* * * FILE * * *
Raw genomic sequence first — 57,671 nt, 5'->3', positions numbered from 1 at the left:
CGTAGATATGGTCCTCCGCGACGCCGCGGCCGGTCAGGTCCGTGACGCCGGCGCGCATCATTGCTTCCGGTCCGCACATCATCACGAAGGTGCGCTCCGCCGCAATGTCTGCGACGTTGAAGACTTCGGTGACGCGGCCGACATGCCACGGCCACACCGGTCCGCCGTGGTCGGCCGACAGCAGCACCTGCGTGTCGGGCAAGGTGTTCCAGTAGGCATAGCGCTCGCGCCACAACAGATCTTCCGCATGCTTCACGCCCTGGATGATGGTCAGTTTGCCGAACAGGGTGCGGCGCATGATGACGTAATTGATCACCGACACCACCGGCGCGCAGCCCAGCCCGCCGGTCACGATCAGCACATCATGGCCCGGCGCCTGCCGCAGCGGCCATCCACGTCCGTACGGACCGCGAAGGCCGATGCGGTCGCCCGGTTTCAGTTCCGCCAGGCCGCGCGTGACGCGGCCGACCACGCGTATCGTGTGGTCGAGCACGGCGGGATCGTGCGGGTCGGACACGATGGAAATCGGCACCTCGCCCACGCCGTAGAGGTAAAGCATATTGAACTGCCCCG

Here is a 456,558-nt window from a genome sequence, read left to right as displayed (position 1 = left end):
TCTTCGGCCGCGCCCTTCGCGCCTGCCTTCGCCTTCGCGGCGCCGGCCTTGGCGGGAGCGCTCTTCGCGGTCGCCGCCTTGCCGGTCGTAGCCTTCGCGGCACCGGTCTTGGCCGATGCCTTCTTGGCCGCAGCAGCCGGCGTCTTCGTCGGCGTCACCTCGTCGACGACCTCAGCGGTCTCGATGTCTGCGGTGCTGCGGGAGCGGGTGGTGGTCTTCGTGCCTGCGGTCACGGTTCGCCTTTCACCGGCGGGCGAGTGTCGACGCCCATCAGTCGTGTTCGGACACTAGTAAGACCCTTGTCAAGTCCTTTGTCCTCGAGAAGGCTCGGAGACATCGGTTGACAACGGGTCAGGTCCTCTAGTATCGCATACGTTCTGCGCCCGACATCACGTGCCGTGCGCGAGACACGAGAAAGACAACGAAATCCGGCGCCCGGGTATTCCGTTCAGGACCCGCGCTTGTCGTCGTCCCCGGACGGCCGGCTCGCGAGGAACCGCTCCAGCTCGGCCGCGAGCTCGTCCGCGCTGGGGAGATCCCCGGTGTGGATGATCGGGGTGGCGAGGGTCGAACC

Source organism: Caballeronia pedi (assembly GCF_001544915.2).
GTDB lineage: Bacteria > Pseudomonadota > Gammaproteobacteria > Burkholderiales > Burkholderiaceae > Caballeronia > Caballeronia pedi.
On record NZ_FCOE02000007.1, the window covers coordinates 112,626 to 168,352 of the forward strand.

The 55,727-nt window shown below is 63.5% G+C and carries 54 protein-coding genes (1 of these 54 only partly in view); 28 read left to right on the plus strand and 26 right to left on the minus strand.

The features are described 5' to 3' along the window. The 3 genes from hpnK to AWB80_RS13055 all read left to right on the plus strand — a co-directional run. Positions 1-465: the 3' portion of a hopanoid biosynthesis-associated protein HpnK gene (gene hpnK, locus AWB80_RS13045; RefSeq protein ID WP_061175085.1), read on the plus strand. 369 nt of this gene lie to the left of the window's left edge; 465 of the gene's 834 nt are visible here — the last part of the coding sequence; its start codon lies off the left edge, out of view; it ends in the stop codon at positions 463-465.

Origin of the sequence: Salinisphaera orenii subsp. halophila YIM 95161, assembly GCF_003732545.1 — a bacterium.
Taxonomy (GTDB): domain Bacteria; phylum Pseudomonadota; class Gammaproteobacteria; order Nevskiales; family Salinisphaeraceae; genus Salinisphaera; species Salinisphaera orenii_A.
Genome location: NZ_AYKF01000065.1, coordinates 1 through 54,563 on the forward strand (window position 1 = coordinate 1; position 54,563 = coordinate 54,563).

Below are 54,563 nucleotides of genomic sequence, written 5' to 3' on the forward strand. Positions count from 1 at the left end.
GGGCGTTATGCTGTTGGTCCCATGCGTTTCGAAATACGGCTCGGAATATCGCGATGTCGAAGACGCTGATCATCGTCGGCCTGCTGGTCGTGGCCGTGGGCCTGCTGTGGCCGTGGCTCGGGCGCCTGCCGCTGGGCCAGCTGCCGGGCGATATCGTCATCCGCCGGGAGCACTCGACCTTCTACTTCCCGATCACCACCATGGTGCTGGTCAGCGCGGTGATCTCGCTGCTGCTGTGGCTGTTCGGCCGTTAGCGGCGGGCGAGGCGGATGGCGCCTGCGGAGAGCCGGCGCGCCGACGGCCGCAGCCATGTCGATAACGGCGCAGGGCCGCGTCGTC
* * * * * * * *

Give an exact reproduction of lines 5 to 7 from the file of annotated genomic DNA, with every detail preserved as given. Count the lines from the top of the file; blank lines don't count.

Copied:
Source organism: Caballeronia pedi (assembly GCF_001544915.2).
GTDB lineage: Bacteria > Pseudomonadota > Gammaproteobacteria > Burkholderiales > Burkholderiaceae > Caballeronia > Caballeronia pedi.
On record NZ_FCOE02000007.1, the window covers coordinates 112,626 to 168,352 of the forward strand.